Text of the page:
As many of us do around the New Years holiday, I’ve been thinking this week about the past year and its milestones.  There have been a lot of highs: birth of a new grandson; our granddaughter’s first performance en pointe in The Nutcracker a couple of weeks ago; a wonderful Christmas; good health, mostly; a new smartphone; promotions for both Michele and me; a 23rd year clean and sober for the two of us; a good — possibly great — new quarterback for the Dolphins; my 50th high school reunion; a new Sunrise facility in Ft. Lauderdale; another birthday (not all that great, but it beats the alternative by a mile), and stuff like that.

The lows were few, really.  The death of my friend and coworker Gary was probably the biggest one for me personally.  There have been so many on the national and international scene that I won’t even try to number them.  It is what it is.  Life goes on.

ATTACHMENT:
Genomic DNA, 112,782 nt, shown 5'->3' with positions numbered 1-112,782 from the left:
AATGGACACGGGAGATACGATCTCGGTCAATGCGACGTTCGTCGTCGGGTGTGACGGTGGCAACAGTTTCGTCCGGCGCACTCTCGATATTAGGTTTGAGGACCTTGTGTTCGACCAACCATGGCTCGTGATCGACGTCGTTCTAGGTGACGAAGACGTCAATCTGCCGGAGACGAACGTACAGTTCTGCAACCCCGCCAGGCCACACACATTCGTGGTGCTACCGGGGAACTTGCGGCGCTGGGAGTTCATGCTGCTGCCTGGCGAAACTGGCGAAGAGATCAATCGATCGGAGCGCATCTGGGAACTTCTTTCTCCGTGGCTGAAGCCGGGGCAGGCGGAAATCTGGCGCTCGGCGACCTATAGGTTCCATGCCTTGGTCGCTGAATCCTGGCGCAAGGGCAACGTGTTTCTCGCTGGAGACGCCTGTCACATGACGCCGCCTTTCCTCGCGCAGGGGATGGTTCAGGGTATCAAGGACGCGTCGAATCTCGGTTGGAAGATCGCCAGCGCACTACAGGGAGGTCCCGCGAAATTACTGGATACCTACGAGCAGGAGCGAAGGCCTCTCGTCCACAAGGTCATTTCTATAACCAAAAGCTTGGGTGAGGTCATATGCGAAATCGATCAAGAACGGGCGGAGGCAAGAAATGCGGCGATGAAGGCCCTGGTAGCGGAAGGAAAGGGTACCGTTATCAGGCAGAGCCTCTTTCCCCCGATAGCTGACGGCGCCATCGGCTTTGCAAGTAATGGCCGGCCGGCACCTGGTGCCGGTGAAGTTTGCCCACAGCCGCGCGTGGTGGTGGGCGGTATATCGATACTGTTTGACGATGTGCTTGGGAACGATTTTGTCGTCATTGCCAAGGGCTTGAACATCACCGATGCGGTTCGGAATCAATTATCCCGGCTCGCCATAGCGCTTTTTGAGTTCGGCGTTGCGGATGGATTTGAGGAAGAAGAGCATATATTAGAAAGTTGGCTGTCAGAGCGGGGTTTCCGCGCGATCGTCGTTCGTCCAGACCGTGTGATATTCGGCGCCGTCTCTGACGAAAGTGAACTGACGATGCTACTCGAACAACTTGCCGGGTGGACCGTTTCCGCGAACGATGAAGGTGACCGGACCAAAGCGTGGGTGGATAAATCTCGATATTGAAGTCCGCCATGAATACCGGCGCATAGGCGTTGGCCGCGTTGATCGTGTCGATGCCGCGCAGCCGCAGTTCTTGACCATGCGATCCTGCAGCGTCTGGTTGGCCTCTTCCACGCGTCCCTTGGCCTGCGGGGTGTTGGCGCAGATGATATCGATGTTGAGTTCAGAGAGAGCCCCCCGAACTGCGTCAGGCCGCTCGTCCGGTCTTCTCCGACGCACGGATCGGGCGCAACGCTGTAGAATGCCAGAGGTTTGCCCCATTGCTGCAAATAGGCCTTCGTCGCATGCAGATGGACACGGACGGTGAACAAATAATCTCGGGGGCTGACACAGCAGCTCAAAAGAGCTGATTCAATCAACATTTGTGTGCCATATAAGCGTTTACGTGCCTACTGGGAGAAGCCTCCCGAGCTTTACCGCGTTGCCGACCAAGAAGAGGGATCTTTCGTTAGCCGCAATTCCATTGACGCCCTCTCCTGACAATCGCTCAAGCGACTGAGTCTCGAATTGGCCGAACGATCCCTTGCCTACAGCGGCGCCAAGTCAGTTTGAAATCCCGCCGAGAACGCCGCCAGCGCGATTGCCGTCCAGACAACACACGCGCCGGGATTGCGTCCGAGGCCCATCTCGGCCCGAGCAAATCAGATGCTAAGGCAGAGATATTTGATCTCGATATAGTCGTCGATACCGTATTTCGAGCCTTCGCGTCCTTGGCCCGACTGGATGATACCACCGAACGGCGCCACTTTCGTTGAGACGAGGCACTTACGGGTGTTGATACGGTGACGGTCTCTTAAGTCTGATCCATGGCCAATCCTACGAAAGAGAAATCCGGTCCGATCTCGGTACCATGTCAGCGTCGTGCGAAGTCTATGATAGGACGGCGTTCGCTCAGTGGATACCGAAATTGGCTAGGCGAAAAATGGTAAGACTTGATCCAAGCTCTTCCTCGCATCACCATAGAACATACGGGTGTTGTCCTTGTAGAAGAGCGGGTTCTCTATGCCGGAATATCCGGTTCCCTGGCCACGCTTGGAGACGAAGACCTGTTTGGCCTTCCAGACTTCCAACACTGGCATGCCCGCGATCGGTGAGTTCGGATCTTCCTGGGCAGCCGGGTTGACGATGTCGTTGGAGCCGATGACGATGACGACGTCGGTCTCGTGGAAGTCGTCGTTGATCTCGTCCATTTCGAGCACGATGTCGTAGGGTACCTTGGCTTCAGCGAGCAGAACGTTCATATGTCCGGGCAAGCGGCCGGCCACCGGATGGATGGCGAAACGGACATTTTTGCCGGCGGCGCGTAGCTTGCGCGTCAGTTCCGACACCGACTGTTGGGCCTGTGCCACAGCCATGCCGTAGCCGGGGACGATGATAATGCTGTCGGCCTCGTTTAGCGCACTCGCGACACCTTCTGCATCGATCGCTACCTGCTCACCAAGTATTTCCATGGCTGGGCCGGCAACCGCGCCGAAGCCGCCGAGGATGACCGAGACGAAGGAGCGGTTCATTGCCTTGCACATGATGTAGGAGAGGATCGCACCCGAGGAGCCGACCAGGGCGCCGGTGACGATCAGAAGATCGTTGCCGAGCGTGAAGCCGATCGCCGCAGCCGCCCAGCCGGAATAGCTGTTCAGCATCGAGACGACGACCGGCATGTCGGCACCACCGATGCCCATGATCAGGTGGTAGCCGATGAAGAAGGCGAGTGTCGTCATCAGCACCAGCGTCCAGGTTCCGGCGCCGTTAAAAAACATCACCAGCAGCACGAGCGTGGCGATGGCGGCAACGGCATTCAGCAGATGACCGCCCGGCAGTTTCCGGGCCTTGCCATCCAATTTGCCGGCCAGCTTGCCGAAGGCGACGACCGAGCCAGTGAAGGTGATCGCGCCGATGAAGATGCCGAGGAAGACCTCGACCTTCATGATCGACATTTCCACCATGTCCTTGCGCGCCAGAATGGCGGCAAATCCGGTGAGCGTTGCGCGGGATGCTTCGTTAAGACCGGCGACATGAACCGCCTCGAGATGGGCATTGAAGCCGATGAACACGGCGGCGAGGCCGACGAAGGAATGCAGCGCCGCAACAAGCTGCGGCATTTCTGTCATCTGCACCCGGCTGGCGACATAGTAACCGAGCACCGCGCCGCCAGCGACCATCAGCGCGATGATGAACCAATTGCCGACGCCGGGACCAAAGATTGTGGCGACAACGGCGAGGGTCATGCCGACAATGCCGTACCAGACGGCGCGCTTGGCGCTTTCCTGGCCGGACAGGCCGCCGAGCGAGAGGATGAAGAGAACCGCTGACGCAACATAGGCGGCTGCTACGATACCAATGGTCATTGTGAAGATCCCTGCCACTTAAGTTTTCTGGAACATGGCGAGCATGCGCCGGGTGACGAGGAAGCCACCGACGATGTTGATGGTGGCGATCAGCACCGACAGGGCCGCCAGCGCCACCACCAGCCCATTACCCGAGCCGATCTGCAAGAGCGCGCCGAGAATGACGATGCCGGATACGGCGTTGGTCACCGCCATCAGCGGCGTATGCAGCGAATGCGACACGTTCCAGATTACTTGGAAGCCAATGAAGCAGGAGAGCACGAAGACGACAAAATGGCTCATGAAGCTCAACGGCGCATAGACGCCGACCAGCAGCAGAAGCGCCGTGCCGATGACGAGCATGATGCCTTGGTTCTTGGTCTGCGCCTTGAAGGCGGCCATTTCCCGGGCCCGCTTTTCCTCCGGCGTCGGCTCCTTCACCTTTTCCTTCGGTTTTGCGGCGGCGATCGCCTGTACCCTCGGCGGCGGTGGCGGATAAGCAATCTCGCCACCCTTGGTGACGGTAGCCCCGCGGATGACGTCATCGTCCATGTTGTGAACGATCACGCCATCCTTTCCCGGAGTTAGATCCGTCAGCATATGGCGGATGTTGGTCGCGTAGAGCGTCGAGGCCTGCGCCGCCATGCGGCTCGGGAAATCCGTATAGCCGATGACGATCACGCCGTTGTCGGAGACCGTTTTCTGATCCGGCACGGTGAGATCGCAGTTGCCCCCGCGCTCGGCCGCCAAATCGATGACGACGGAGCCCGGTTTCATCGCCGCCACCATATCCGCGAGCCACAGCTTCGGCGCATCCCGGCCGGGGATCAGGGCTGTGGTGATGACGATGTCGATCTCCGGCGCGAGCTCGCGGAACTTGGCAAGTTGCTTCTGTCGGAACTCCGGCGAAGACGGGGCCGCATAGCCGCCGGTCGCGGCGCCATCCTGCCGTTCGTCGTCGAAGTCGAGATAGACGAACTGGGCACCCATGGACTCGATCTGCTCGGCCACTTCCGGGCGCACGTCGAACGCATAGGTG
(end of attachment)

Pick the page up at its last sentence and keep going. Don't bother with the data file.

One of the biggest things for me, though, is the satisfaction I’ve gotten from writing for this blog and my own websites.  I spent a big part of my life trying to do important things, with greater or lesser success depending on how you measure that.  Looking back, though, no personal accomplishment begins to compare with the feeling I get from writing about recovery, answering questions for newcomers, and generally knowing that I’m contributing to the good of the recovering community.

I don’t want to sound like I’m bragging.  Far from it.  I’m always amazed that people appreciate what I do, and that I’m able to do it.  I can’t take credit for the abilities and tools I have at my disposal, nor for the fact that other folks are happy to provide me with the information I need to do these things.  About the only thing I can take credit for myself is the willingness to learn and pass on what I’ve picked up along the way, and you folks reward me for that by reading the stuff I write and telling me that it has helped.  Yeah, I get paid for some of it, but (don’t tell the boss) I’d do it anyway.  You can do it too.  Just go to a meeting and talk to someone.  That’s how it works.  It feels good, and it helps you stay sober.

This is going to be a good year.  I can feel it coming on.

Happy New Year!

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